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ALESSANDRO ALLORI (FLORENCE 1535-1607) AND GIOVANNI MARIA BUTTERI (FLORENCE 1540-1606/08)
ALESSANDRO ALLORI (FLORENCE 1535-1607) AND GIOVANNI MARIA BUTTERI (FLORENCE 1540-1606/08)
ALESSANDRO ALLORI (FLORENCE 1535-1607) AND GIOVANNI MARIA BUTTERI (FLORENCE 1540-1606/08)
ALESSANDRO ALLORI (FLORENCE 1535-1607) AND GIOVANNI MARIA BUTTERI (FLORENCE 1540-1606/08)
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PROPERTY FROM THE COLLECTION OF A NOBLE FAMILY, ROME
ALESSANDRO ALLORI (FLORENCE 1535-1607) AND GIOVANNI MARIA BUTTERI (FLORENCE 1540-1606/08)

Portrait of Dianora Salviati, Marchesa Frescobaldi, full-length

Details
ALESSANDRO ALLORI (FLORENCE 1535-1607) AND GIOVANNI MARIA BUTTERI (FLORENCE 1540-1606/08)
Portrait of Dianora Salviati, Marchesa Frescobaldi, full-length
Inscribed 'Dianora Salviati Moglie di Bartolomeo de’ Frescobaldi Fece cinquantadue Figlioli e mai meno di tre per Parto. / Come riferisce Gio[vanni] Schenchio ne’ libri delle sue osservationi nuove, ammirabili, e mostrvosi, e cioè nel libro / quarto del Parto, a carte 144' (lower center)
oil on canvas
79 x 40 in. (200.6 x 101.6 cm.)
Provenance
(Possibly) Frescobaldi collection, Florence, from whom acquired in 1847 by,
(Possibly) Demidoff collection, Florence, their sale,
(Possibly) ['Collections de San Donato'], Boulevard des Italiens 26, Paris, 3 March 1870, lot 145, as Bronzino.
(Possibly) M.L. Trilha, Paris, by whom sold,
Hôtel Drouot, Paris, 18-19 December 1876, lot 8.
Emma Allori (1911-1989), Sanary sur Mer, and by descent to her daughters,
Elizabeth Irène Francine Valentin (1936-1991) and Josette Jacqueline Anne-Marie Valentin (1938-2017), and by whom bequeathed to the present owner in 2017.

Literature
(Possibly) D. Frescobaldi and F. Solinas, I Frescobaldi: Una famiglia Fiorentina, Florence, 2004, p. 113, no. 25.

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Lot Essay

A premier pupil of Alessandro Allori, Giovanni Maria Butteri and his brother had begun their careers as assistants to Agnolo Bronzino. Close in age to Bronzino’s informally adoptive son, Allori, Butteri was closely associated with both artists for his entire career (E. Pilliod, Pontormo, Bronzio, Allori: A Genealogy of Florentine Art, Hew Haven and London, 2001, pp. 170; 173-4). He was on Bronzino’s équipe for the 1565 wedding of Francesco se’ Medici with Joanna of Austria. He assisted Allori on numerous commissions, frescoing some parts of the Chapel of S. Giovanni Gualberto at Passignano in 1581; decorations for the Palazzo Salviati in Florence1574-81; and many other commissions (I.B. Supini, I Ricordi di Alessandro Allori, Florence, 1900; and A. Cherubini in Alessandro Pieroni dall’ Impruneta e I pittori della Loggia degli Uffizi, A. Bernacchioni ed., Florence, 2012, p. 100).

At least one other version of the Portrait of Dianora Salviati Frescobaldi is known, attesting to its fame in the 16th century. Several examples of the portrait were executed and at least one was originally in the Frescobaldi collection (loc. cit.). The present portrait would perfectly fit into the elaborate portrait gallery built up by the Frescobaldi that is studied in the monograph on the family. The fascination it held for viewers is likely due to the elaborate inscription at the bottom, in which it identifies the sitter and reports that she had had no less that fifty-two children (G. A. London, ‘An extreme of Human Fecundity,’ The Journal of Heredity 20, no. 4 (1929), p. 152).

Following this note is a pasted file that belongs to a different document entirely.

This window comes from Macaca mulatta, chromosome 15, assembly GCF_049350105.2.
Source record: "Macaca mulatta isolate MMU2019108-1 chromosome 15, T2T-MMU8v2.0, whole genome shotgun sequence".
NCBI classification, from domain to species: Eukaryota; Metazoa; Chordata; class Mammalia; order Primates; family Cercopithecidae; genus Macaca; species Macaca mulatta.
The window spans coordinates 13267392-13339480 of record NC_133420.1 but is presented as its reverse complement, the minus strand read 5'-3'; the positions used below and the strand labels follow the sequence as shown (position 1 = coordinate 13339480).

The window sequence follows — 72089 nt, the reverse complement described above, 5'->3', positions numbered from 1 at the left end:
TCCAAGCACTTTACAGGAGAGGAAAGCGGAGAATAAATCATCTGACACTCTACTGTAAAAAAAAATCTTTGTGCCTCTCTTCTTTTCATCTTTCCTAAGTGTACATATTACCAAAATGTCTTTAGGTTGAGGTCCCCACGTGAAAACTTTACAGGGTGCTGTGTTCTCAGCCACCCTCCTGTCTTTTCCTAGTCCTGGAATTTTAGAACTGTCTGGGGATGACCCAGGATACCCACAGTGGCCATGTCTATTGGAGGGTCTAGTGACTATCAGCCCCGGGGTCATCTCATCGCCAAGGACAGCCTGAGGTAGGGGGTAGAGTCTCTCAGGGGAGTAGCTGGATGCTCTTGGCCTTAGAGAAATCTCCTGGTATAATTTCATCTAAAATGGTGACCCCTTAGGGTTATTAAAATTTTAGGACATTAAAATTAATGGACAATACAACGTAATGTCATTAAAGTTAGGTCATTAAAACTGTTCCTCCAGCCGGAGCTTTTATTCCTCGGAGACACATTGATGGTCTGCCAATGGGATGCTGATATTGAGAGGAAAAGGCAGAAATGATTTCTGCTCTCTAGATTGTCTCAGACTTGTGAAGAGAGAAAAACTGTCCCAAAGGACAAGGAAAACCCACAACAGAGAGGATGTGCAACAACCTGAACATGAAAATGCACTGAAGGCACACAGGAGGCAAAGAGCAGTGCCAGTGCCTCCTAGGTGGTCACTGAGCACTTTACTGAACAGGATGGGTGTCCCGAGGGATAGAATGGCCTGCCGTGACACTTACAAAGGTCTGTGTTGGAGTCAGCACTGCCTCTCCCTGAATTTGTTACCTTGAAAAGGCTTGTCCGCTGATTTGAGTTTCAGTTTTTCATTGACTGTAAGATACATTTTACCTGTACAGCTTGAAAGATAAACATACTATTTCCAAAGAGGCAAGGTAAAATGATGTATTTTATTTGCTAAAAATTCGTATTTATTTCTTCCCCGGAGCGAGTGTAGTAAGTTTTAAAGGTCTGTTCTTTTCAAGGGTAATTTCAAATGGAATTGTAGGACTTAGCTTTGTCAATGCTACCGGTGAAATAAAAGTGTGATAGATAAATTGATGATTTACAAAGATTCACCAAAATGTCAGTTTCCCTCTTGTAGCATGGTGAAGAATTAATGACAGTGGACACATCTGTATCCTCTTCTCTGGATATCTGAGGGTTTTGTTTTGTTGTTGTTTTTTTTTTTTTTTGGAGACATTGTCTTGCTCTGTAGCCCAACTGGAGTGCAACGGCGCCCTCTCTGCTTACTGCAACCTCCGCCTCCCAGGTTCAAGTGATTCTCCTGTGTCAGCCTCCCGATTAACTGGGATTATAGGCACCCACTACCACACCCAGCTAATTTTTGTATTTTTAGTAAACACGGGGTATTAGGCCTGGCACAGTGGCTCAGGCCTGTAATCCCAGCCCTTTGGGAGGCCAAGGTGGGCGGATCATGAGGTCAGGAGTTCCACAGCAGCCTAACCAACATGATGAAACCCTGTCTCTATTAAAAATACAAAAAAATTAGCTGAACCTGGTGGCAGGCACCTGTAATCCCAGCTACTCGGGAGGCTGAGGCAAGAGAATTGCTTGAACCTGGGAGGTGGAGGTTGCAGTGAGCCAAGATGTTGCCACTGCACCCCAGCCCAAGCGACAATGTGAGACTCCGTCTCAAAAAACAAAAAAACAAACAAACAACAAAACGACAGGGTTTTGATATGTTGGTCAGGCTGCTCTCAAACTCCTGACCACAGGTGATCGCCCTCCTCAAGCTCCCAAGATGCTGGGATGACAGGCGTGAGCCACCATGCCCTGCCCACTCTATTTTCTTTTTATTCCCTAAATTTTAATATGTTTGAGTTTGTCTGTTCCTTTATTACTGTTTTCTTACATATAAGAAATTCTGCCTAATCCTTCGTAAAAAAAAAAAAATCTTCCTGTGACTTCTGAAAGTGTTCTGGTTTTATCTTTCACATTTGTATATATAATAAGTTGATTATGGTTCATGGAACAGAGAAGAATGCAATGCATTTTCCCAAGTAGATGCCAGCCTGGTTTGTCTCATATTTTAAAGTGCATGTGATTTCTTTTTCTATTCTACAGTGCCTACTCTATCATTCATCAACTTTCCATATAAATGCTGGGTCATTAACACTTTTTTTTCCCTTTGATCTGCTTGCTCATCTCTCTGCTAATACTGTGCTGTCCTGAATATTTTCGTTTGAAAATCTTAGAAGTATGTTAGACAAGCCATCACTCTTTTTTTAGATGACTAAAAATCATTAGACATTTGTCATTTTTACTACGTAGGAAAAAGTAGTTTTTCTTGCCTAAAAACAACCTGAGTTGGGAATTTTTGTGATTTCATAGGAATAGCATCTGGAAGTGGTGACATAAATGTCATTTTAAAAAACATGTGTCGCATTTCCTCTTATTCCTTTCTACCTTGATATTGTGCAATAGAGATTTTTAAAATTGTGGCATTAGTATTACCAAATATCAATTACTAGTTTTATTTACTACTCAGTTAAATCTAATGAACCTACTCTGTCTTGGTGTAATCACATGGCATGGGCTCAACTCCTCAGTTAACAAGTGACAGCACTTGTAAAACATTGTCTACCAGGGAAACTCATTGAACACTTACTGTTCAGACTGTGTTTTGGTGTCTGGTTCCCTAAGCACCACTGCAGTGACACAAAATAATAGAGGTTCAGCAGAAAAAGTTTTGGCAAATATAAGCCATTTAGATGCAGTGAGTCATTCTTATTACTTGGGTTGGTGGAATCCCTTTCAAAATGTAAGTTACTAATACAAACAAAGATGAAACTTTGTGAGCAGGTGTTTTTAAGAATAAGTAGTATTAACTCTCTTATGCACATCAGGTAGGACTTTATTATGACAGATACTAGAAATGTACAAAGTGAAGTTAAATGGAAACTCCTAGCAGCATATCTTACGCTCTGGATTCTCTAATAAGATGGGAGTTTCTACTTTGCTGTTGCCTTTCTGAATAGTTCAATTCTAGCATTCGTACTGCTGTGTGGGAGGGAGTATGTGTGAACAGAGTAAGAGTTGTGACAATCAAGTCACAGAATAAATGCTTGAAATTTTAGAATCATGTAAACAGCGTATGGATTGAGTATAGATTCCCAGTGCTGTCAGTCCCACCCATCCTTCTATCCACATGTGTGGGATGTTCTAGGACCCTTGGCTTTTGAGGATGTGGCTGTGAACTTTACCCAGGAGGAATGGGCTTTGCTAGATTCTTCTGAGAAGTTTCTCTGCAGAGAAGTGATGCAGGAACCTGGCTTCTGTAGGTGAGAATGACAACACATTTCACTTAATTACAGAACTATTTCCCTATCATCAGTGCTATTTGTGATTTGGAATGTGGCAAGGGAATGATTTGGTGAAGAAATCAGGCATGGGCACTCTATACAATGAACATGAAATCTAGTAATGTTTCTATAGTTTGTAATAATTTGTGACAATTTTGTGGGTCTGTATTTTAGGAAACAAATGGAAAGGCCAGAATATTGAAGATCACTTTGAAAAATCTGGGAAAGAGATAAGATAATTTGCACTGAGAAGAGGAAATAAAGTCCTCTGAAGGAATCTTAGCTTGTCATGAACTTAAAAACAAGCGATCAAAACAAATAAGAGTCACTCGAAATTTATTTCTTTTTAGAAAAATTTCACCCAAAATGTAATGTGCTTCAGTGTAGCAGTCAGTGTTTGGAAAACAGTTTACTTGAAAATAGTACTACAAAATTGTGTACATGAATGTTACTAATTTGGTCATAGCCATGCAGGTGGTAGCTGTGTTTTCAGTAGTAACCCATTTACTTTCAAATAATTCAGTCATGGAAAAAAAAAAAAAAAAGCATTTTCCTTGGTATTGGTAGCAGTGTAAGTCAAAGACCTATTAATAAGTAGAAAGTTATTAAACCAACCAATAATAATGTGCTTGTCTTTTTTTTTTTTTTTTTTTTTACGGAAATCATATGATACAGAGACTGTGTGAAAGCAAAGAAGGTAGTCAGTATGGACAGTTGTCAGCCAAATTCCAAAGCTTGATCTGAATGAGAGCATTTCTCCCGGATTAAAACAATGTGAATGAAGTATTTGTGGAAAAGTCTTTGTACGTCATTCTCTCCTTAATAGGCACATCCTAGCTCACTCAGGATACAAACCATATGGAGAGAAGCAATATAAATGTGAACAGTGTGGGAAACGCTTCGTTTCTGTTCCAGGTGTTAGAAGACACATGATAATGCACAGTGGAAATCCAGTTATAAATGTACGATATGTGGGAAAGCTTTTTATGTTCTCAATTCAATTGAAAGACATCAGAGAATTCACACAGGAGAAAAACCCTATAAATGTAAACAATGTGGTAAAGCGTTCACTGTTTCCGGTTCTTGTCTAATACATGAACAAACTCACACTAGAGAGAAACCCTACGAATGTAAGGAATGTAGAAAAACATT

The name of the author to which the inscription is attributed is an Italian transliteration of the name Johannes Theodor Schenck von Grafenberg (1530-1598), an important doctor, the municipal physician in Freiburg, who is credited with being the first to observe and document various medical conditions. His numerous publications include many editions of the title referred to on the portrait (D. Donald Beecher, ‘Concerning Sex Changes: The Cultural Significance of a Renaissance Medical Polemic,’ The Sixteenth Century Journal (2005), 36, no. 4, p. 1009). His ‘osservazioni’ were published many times from 1594 on.

The Portrait of Dianora Frescobaldi is very similar to a Portrait of a Noblewomen, Hartford, Wadsworth Athenaneum, attributed to Allori and dated 1574 (inv. no. 1988.14). They share the same hands, similar fringe on the curtain, similar angular face and the shape of the ear. A revealing point of comparison is the shimmering quality of the fabric in the dress. The attention to details such as the gold bands appliqued onto the underdress, the curls in the sitter’s hair are very similar. In these stylistic details the artist does not quite exhibit the linear, enamel-like, and sharply defined forms found in Allori’s works. However, it is also the case that Butteri so closely followed Allori’s style that he was capable of making identical copies of Allori’s inventions. Indeed, the historical circumstances of the creation of this portrait would strongly suggest that sort of scenario: At least two portraits of Dianora were painted: one for the Salviati and one for her new family, the Frescobaldi. In this case Allori and Butteri may well have worked on the portraits together.

Based on the details of the sitter’s dress, jewels, and hairstyle the portrait can be dated approximately 1580 to 1590. Dianora’s exact birth and death dates are not yet discovered, but she was likely a descendant of the 15th century line established by Jacopo Salviati as her name, Dianora, reflects the of Jacopo’s wife, Dianora Petribuoni, and was a family name down through the generations.

Dr. Elizabeth Pilliod

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